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05

Nov

2006

Baghdad is Surrounded: “The American Era in the Middle East has ended”
Sunday, 05 November 2006 05:42

by Mike Whitney

 

Don Rumsfeld is not a good leader. In fact, he is a very bad leader. Leadership is predicated on three basic factors: Strong moral character, sound judgment, and the ability to learn from one’s mistakes. None of these apply to Rumsfeld. As a result, every major decision that has been made in Iraq has been wrong and has cost the lives of countless Iraqis and American servicemen. This pattern will undoubtedly continue as long as Rumsfeld is the Secretary of Defense.

Here’s a simple test: Name one part of the occupation of which has succeeded?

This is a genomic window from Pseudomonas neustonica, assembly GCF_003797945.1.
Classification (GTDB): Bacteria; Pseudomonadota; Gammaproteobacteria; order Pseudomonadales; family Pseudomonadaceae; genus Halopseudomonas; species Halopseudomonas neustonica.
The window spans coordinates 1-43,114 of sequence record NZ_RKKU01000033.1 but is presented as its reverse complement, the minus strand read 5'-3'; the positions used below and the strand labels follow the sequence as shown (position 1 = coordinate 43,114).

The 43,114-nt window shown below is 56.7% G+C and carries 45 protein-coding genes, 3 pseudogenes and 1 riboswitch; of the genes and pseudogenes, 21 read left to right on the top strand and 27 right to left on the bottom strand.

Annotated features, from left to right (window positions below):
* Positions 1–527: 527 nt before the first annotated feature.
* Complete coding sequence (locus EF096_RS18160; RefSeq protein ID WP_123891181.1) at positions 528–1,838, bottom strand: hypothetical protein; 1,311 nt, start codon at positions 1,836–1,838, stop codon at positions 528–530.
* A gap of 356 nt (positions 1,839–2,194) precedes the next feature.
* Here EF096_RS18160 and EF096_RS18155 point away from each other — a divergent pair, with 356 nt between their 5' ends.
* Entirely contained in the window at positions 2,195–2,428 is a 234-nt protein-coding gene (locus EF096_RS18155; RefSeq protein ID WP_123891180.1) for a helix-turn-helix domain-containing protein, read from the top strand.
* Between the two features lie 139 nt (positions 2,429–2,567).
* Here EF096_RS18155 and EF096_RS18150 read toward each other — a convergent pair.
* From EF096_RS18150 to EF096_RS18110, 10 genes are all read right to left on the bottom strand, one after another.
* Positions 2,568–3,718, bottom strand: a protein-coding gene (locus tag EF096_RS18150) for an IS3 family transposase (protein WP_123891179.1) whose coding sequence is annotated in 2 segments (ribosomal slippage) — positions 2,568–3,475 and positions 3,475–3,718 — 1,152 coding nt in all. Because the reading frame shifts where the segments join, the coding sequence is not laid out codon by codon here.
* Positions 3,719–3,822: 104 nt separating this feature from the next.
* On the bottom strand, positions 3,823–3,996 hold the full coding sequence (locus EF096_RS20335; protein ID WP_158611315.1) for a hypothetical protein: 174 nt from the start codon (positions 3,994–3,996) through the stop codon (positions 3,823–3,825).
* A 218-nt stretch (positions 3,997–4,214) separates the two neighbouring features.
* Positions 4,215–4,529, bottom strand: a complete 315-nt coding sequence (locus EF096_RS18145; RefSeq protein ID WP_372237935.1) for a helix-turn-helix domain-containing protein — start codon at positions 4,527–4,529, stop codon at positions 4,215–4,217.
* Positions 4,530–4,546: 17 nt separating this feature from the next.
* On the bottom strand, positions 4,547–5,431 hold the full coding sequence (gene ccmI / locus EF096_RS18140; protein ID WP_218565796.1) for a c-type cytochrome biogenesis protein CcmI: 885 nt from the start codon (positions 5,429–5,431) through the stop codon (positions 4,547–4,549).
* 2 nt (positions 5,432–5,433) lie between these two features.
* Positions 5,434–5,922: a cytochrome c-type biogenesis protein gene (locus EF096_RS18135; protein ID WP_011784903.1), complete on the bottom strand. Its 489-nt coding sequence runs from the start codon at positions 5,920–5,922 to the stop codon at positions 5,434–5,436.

Security? Reconstruction? De-Ba’athification? Dismantling the Iraqi military? Protecting Saddam’s ammo-dumps? Stopping the looting? Body armor? Coalition government? Abu Ghraib? Falluja? Even oil production has been slashed in half.

Every facet of the occupation has been an unmitigated disaster. Nothing has succeeded. Everything has failed.

Everything.

 

 

Never the less, Rumsfeld assures us that “these things are complicated” and that we should just “Back off”.

It was Rumsfeld’s decision to replace America’s first Iraqi Viceroy, General Jay Garner after Garner wisely advised that we maintain the Iraqi military, leave many of the Ba’athists in the government (to maintain civil society) and convene leaders from the three main groups (Sunni, Shia and Kurds) to form a coalition government. This didn’t square with Rumsfeld’s plans to revolutionize Iraqi society and transform it into a neoliberal Valhalla; so Garner was unceremoniously dumped for Kissinger’s protégé, Paul Bremer.